Two split-testing approaches

There are two different approaches you can use to split your covers.

1. Testing two completely different lids

For example, suppose you've asked a cover designer to make a few models for you, and you have two covers that you love. The only problem is that they are completely different.

In this case, you can test these two covers against each other for the best performance.

2. Test different cover elements against each other

This is useful if you have a single cover that you like, but you want to further refine it.

Make minor changes to your title, subtitle text, colors, overall layout, auth title, and even your background image.

Change one item at a time and perform split tests to strategically improve the quality of your coverage.

Run your split tests with PickFu

As you can see, there are a lot of different ways you can split your coverage.

But for example, we assume that this is your first book and you do not have an existing audience, so no e-mail list.

If that sounds like you, then PickFu will be your tool of choice.

Here's a quick guide on how to use it to share your coverage.

  1. First you have to Create a PickFu account,
  2. Then click on "New Survey" and choose whether you want to conduct the survey for a new or existing audience.
  3. Next, create the basics of your survey and upload your two covers:

  4. After uploading your book covers, click Audience to enter details about your ideal readership.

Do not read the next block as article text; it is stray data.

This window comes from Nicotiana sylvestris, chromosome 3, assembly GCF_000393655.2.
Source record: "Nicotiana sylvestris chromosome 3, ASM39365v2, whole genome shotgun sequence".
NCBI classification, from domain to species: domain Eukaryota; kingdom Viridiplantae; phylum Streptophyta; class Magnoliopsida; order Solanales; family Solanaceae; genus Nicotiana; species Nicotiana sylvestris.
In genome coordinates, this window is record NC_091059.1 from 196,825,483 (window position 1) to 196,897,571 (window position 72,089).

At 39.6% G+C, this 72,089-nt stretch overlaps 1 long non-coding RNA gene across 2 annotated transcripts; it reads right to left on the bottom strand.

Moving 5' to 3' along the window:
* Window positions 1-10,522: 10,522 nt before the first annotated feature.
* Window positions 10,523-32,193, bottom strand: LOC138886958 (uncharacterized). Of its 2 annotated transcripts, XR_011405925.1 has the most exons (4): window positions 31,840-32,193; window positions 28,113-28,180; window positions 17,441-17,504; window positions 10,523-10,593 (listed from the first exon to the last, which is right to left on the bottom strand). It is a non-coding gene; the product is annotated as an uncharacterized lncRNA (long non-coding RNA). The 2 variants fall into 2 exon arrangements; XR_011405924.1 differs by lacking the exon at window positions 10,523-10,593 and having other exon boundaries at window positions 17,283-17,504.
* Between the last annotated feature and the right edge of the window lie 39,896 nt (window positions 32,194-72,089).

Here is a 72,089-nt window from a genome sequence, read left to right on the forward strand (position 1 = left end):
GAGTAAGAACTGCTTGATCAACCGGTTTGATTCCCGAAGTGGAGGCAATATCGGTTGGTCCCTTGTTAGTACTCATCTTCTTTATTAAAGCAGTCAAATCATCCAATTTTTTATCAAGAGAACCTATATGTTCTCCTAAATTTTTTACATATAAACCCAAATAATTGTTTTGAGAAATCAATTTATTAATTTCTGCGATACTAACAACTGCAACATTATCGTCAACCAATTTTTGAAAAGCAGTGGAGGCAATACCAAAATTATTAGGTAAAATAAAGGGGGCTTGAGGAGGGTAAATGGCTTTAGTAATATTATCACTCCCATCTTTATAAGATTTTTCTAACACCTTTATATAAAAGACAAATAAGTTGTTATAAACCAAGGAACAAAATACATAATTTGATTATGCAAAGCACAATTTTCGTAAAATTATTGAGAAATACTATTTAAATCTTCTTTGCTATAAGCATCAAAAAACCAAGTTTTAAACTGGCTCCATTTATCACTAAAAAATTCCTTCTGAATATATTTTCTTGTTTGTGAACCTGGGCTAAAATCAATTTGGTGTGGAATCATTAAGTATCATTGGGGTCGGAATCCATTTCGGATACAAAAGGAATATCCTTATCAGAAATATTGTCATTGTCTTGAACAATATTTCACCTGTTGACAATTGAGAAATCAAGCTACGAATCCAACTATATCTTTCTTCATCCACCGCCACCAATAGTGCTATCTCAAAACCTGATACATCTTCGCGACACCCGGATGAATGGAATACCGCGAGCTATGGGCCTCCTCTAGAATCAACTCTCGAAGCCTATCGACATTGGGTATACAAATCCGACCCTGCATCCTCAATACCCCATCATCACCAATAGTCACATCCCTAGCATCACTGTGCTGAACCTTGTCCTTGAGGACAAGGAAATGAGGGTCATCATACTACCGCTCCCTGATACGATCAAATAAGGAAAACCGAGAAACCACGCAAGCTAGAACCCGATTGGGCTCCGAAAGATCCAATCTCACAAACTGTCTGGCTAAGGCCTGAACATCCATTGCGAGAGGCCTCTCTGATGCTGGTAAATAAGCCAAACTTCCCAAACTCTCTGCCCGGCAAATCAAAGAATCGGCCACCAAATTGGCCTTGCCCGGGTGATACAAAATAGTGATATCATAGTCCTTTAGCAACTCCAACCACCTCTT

The fee you pay for the survey depends on how detailed you are at targeting. Now it's time for the tool to do it.

The great thing about PickFu is that readers can not only vote for a cover, but can also give their reasons for voting.

Here is an example of what the Final result of your split test could look like this:

Split Testing Case Studies

Not sold in the split test yet?

Then take a look at the following wisdom of some bestselling authors:

1. James Altucher tests the title of Choose yourself

James Altucher is the author of the mega-bestseller Choose yourself, But did you know that he wanted to name the book? The Choose Yourself era or Choose yourself!, Luckily, a small Facebook ad survey was conducted show that Choose yourself was a co-winner,

2. Tim Ferriss tests the title for Four-hour work week

Tim Ferriss is one of the most popular non-fiction authors in the world. However, before he published his first book, he and his publisher were stuck to a title. So, They tested a number of titles before they landed The 4-Hour Week: Escape 9-5, live everywhere and join the new rich, This title was not Tim's first choice either.

3. LifeTree Media combines multiple covers into one

LifeTree Media is a hybrid publisher that has produced dozens of bestsellers. During a cover test session, the The results did not choose a clear winnerBut instead of giving up in frustration, they combined the elements that people loved into an incredible cover art.

Without split tests these authors would not have chosen these titles and covers under any circumstances.

Hopefully you understand the importance of split testing and are ready to test your next cover today!

Brian Berni is a former researcher of the Vatican Secret Archives and now a bestselling author of several pseudonyms. He blogs for authors and self-publishers Author Holly and is co-founder of BookAds, an agency that helps authors promote their books through Amazon and BookBub Ads.

Photo: pixabay